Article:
My first time trying seitan, yay!! I had gluten sensitivity for a couple of years, but thanks to the macrobiotic diet my gut has healed to a large extent, so I´m venturing a bit more into the realm of glutinous grains. Seitan is a type of faux meat (if you wish to see it that way, anyway :-D) made from pure wheat gluten, which is a protein obtained from wheat flour with all starch removed. And if you flavour it well (or purchase a well-flavoured ready to eat seitan) it´s really tasty! I had seitan that was already quite flavourful, but I still had to add some soy sauce.
First of all I placed a 4 cm piece of kombu in the bottom of a heavy pot, on top of the kombu I put chunks of seitan, then one onion cut into large pieces, one carrot cut into large chunks as well, a couple of pieces of yellow kohlrabi and finely cut celery root, 2/3 cup of water, a generous sprinkle of dried italian herbs (basil, oregano…) and 2 tsp of shoyu soy sauce. I covered the pot with a lid and brought the content to boil, then I simmered the veggies on a lower flame until soft. At the end I added a teaspoon of kuzu root starch dissolved in a tiny bit of cold water and stirred it in quickly, avoiding lumps. I brought the stew to boil and simmered for a few minutes more until it thickened considerably and added a nice glaze to the meal. I served the stew with rice/amaranth mixture and some spring onion.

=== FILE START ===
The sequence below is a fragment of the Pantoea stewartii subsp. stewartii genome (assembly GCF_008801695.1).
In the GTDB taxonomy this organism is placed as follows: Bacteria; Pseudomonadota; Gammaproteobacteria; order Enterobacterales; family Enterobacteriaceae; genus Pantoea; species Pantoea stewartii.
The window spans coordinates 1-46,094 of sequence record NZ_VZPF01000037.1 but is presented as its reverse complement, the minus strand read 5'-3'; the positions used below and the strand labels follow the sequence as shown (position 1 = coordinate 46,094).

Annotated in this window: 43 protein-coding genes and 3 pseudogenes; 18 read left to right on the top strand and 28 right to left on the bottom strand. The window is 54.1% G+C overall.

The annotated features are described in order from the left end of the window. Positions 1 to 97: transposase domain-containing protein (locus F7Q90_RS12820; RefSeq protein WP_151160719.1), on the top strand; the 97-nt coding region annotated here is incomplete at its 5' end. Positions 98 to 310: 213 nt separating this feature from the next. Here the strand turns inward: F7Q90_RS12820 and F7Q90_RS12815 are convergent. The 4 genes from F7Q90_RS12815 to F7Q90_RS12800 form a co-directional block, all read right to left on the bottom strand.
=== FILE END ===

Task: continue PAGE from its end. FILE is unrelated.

I´ve noticed that the internet is quite full of recipes for roasted cauliflower, which I never tried before, so I wanted to give it a go…OF COURSE, all those recipes use oil and spices to cover your cauliflower florets with, before you pop them into the oven. Nope, ain´t gonna happen. So I had to think of an alternative, otherwise it would probably come out all dry and blah. Thus the idea of kuzu cream instead of oil was born…Yes, it could still use some improvement, and no, it doesn´t taste like oil, but I quite liked the funny crust that the kuzu starch provided! 😀